“Extensive” customer research went into the Saks Off Fifth rebrand, according to Griffin, including a survey of 5,000 consumers that had participants from the younger generations it hopes to reach. “Seventy-five percent of them describe shopping as a hobby,” she tells me of the results. “They stay on top of all the trends, but they’re also really not afraid to mix and match across high/low brands.”

On top of investing in digital, Saks Off Fifth has been overhauling its brand assortment with younger shoppers in mind, adding over 500 new brands in the last two years, with plans to add another 300 by the end of this year.

“It’s about premium designer brands, but it’s also just about really cool, coveted brands that are new and emerging,” says Griffin. Contemporary labels like Good American, Reformation and By Far will soon arrive on the site for the first time.

On the marketing front, the retailer has also been hosting experiential pop-ups, testing new social media channels and making an effort to communicate its “values” — a word that, until recently, had probably never been uttered by an off-price retailer in reference to anything other than price.

“[We’re] making sure that everything we do really speaks to the ideas of representation and self-expression, which we’re seeing resonate with this core customer,” says Griffin. In June, for example, the retailer partnered with the Phluid Project and the Phluid Phoundation on a Pride campaign.

According to Burke, The Outnet — with its luxury curation and editorial content — “has been the benchmark the last few years for online off-price.” But when it comes to older retailers pivoting to stay relevant, Saks is coming out on top, having done “a particularly strong job at catering to the younger generation the past year.”

“Last year, we retained customers at rates faster than ever before, while acquiring new customers in line with or better than any of our digital-only peers,” says Griffin. “We’ve seen really rapid growth in the last two years in our under-40, even under-30 segment. They’re definitely gravitating towards the brand like never before.”

Competition heats up (literally)

All that said, neither of them should get too comfortable, as a number of cool, young, digitally-savvy competitors are coming for their business.

Resale — another value-driven fashion category — is probably now off-price’s most threatening competitor, given the success of Thredup, The RealReal, Rebag, Depop, Poshmark and the like. (Interestingly, there are many parallels between the recent evolution and destigmatization of secondhand retail and the changes we’re now seeing in off-price retail.) Per Thredup and GlobalData’s 2022 Resale Report, the category is expected to grow 16 times faster than the broader retail clothing sector by 2026.

A page in 2021’s report illustrates how resale is encroaching on off-price’s “closet share”: In 2010, resold clothing made up 4% of the average person’s closet, while off-price purchases made up 11%; by 2030, it’ll jump to 18%, barely trailing behind off-price’s 19%.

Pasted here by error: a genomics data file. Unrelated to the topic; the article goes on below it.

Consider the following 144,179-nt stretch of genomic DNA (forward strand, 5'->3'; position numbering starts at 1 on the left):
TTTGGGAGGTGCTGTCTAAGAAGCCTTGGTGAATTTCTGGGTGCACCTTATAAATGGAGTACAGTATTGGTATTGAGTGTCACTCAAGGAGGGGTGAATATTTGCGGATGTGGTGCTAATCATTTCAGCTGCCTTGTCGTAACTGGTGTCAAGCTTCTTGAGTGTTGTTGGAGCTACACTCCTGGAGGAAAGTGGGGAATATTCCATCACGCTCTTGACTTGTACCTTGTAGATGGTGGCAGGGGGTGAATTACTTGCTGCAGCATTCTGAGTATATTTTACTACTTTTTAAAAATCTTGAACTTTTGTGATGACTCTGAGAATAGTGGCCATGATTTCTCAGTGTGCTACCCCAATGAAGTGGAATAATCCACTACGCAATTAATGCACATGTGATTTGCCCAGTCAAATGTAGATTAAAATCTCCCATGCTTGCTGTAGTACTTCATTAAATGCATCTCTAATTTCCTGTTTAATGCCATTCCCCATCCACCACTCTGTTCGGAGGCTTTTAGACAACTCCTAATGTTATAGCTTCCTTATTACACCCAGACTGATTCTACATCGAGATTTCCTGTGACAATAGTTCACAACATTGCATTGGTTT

Graphic from Thredup's 2021 Resale Report illustrating closet share of retail categories from 2010 to 2030.<p><a href="https://www.thredup.com/resale/2021/#resale-industry" rel="nofollow noopener" target="_blank" data-ylk="slk:Photo: Courtesy of Thredup" class="link ">Photo: Courtesy of Thredup</a></p>
Graphic from Thredup’s 2021 Resale Report illustrating closet share of retail categories from 2010 to 2030.

Photo: Courtesy of Thredup

There are also some promising new entrants into the off-price space hoping to give the OGs a run for their money.

Offe, launched in 2018, feels like an off-price Lisa Says Gah (and in fact sells excess inventory from LSG and other likeminded indie brands, such as Rachel Antonoff, Boy Smells and House of Sunny). With its curated assortment, modern aesthetic, original lifestyle photography and plentiful vibes, offe.market doesn’t feel like an off-price site. And that’s by design.

Founder Rachel Gannon came up with the idea while working at the brand Ban.do, which, to her dismay, sold its excess inventory to T.J. Maxx.  “You just picture it sitting in there, and you have no control over the visual of it,” she says. “In my opinion, it diminishes the brand integrity. And we’d been working so hard to elevate the brand.”

Having previously worked at RueLaLa and Macy’s, Gannon understood the off-price market — its strength as a business model, and the fact that most existing players had failed to evolve with the times. “They’ve completely left millennials and Gen Z behind. They’re not adapting to how they want to shop. They’re not being innovati
ve at all, and I think that just goes back to how their infrastructure is set up so traditionally,” she says. “It would be a huge undertaking for them to try to go after an omnichannel or e-commerce way of selling now.”

With its aesthetically pleasing e-commerce experience and flexible terms, Offe aims to provide a relatively simple and shame-free path into the off-price channel for brands that previously avoided it. The brands, in turn, bring in new customers. “Since we’re an important, recurring partnership for a lot of the brands we work with, they’ll post about us to their Instagram following, which is really nice,” she says.